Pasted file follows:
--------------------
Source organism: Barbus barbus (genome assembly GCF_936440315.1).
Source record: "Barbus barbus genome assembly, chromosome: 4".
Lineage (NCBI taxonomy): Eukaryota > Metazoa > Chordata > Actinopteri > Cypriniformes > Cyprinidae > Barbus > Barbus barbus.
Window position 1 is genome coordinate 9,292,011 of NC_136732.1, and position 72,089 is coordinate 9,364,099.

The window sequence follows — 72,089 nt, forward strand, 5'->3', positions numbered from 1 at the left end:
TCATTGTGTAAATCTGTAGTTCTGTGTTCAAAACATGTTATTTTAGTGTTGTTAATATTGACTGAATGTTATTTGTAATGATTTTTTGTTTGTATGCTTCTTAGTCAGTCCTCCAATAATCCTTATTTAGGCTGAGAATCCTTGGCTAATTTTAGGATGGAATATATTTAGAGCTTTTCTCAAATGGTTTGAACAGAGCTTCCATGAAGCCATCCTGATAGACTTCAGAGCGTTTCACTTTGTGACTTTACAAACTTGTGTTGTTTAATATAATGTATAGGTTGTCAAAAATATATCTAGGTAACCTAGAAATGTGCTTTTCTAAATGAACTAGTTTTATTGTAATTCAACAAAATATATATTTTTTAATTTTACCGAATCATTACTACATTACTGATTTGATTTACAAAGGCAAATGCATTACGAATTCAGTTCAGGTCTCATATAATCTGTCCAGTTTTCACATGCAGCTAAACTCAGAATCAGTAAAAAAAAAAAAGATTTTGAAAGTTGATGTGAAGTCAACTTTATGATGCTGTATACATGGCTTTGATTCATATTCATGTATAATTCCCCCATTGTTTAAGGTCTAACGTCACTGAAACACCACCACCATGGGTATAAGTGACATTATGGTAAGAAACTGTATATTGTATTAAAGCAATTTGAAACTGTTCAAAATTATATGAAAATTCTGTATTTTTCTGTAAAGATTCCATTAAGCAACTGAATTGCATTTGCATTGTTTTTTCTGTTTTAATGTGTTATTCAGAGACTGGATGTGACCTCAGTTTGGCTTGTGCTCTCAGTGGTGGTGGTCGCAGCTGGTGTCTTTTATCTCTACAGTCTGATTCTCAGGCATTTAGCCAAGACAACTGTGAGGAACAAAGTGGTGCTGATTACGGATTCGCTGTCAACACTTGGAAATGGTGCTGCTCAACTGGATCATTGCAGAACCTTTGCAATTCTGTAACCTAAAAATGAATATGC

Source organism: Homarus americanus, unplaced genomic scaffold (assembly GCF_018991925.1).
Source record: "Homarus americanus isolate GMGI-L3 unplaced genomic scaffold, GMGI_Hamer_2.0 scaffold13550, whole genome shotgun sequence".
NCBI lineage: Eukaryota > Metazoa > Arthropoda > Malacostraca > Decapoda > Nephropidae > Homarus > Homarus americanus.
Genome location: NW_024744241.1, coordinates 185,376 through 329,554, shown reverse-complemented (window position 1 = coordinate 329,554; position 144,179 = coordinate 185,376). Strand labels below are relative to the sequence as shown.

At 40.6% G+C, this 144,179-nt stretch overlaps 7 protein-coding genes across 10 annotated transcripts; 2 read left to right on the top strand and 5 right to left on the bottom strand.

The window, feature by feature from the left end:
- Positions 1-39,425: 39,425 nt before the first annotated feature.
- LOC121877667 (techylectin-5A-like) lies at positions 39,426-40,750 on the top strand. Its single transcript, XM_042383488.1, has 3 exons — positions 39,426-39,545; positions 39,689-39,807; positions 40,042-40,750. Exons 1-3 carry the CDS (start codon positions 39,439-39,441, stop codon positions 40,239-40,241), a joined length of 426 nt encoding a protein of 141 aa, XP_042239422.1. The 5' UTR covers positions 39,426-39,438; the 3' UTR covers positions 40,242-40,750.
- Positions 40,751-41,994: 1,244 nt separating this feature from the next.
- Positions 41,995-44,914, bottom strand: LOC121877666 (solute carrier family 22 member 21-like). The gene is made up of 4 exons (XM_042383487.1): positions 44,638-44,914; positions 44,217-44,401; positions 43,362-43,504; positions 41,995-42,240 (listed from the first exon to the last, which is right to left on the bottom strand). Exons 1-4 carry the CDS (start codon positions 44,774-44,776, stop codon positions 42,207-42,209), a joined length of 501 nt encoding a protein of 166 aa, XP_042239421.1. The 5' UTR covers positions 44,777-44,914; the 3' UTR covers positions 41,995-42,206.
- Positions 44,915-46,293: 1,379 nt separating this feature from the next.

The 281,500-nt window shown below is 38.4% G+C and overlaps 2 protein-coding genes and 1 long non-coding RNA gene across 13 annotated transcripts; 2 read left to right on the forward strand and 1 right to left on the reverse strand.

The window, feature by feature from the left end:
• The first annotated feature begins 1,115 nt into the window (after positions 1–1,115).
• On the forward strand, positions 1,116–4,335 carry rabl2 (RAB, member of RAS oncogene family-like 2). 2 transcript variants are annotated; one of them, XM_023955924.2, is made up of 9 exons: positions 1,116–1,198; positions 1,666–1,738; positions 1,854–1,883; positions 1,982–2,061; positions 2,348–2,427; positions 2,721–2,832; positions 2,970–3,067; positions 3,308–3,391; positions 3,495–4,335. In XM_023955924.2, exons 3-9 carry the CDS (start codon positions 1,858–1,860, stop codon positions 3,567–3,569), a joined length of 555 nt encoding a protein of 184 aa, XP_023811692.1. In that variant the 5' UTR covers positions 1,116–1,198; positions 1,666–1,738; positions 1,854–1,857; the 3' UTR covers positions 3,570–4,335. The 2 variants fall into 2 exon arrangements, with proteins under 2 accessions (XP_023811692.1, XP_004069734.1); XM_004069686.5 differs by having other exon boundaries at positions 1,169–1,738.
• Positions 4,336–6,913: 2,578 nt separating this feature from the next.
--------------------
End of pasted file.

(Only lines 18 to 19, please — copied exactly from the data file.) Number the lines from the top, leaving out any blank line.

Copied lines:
The 281,500-nt window shown below is 38.4% G+C and overlaps 2 protein-coding genes and 1 long non-coding RNA gene across 13 annotated transcripts; 2 read left to right on the forward strand and 1 right to left on the reverse strand.

The window, feature by feature from the left end: